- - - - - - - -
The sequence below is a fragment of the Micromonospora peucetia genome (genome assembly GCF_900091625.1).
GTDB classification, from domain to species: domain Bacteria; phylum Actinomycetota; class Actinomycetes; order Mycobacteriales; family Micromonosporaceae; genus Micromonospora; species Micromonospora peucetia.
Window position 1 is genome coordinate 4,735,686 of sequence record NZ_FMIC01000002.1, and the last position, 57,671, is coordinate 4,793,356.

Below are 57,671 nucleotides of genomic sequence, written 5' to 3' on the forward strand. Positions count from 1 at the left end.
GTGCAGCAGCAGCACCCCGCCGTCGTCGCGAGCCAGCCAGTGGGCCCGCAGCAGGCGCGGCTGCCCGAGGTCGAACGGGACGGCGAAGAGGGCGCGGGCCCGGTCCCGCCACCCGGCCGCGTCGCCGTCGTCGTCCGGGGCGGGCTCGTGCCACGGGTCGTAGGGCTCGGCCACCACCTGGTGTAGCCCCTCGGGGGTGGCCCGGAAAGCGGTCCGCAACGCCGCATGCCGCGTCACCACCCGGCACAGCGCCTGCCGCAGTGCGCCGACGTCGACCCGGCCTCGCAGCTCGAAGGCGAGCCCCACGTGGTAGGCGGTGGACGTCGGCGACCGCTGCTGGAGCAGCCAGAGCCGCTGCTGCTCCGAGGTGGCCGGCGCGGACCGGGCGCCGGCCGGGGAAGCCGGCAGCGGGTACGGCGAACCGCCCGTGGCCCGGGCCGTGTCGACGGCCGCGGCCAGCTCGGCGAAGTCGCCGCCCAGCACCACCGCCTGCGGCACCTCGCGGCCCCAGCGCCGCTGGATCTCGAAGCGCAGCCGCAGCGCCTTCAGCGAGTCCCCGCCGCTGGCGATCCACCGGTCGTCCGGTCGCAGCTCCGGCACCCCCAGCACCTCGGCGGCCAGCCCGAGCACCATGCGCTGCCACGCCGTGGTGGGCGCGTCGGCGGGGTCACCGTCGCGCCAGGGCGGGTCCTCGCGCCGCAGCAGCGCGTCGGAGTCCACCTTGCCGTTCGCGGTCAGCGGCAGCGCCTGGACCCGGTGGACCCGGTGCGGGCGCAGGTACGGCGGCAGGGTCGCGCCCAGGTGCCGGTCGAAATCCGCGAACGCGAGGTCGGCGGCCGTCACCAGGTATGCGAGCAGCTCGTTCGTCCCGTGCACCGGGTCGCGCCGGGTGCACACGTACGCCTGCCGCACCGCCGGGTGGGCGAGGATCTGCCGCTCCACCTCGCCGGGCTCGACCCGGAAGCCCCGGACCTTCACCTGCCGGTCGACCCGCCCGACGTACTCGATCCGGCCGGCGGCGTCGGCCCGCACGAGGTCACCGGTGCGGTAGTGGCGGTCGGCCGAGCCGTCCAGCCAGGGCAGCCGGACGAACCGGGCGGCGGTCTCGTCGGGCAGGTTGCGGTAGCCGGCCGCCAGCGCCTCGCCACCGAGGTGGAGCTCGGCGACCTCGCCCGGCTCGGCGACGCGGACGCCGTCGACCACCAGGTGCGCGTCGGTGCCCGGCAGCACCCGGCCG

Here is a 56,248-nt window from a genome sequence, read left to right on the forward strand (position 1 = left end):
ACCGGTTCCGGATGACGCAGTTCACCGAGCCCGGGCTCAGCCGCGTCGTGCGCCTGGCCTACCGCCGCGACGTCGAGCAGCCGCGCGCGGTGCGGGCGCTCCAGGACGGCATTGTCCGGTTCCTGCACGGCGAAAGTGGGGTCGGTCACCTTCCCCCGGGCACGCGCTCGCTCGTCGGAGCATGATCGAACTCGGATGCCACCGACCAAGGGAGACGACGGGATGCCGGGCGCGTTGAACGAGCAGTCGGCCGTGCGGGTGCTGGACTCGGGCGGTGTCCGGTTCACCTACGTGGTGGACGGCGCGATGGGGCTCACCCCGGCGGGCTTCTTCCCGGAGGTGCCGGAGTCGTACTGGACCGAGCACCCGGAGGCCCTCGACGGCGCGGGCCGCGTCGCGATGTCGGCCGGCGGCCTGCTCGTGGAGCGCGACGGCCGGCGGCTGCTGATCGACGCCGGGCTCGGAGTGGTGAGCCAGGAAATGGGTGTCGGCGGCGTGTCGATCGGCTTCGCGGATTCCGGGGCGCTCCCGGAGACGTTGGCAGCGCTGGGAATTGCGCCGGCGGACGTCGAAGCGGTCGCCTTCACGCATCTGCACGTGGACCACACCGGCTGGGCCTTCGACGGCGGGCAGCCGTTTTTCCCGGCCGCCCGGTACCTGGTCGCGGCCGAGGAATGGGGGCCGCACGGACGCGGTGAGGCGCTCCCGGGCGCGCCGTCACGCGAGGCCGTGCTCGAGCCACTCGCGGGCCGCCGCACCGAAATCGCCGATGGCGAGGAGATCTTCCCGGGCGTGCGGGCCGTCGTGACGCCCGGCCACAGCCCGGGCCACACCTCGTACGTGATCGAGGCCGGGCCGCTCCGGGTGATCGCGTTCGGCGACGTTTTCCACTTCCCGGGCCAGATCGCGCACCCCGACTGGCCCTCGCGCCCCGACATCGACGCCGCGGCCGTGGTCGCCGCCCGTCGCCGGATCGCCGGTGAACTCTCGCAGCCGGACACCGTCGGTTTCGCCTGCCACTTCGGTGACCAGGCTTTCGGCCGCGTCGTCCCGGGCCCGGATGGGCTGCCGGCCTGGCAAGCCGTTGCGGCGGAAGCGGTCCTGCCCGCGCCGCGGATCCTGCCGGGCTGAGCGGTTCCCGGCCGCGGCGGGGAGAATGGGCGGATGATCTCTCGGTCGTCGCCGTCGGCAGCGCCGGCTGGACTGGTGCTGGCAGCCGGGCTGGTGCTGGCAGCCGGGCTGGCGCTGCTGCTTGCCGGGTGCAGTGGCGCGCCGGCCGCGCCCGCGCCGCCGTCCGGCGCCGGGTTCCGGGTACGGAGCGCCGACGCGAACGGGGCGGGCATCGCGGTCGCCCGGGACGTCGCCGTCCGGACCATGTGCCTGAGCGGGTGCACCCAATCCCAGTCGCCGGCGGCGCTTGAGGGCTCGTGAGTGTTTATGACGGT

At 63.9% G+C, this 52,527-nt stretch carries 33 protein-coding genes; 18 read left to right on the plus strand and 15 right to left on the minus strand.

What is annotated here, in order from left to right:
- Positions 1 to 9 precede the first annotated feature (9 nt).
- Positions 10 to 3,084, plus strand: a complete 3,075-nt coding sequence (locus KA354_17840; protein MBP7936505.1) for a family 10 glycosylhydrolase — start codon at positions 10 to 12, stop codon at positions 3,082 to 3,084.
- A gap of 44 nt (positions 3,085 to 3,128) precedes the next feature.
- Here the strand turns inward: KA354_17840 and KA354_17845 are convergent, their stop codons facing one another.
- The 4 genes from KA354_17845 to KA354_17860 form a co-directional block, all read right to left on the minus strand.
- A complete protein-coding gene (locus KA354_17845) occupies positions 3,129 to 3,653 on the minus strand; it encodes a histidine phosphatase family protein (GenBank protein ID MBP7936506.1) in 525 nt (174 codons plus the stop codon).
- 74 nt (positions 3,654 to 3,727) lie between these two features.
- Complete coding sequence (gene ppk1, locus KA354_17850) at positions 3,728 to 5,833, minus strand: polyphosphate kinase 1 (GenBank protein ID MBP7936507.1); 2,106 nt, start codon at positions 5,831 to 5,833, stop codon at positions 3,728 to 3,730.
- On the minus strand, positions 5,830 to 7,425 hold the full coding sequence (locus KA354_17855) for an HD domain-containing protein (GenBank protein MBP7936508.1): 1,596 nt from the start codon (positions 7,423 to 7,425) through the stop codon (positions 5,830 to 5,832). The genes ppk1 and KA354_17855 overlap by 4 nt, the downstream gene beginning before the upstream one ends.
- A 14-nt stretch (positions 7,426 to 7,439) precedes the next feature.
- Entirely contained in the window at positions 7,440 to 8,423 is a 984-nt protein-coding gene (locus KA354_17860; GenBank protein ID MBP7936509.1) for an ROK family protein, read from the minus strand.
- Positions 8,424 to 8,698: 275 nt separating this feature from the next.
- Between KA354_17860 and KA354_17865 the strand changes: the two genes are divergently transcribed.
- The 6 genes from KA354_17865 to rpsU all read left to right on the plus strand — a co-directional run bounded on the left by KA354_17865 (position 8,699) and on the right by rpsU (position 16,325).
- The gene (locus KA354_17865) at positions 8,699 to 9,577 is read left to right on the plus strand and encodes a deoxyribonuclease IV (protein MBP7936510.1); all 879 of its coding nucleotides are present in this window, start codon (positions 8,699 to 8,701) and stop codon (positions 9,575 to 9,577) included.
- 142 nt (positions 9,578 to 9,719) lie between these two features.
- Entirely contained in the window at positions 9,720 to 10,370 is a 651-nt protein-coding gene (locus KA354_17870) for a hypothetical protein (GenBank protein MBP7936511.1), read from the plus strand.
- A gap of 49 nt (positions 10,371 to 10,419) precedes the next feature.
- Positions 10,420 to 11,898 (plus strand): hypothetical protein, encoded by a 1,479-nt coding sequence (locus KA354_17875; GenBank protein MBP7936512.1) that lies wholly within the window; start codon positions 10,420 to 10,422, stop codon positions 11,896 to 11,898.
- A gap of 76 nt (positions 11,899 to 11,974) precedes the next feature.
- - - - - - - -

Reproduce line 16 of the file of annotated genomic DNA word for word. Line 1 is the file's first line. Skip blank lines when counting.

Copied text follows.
- 74 nt (positions 3,654 to 3,727) lie between these two features.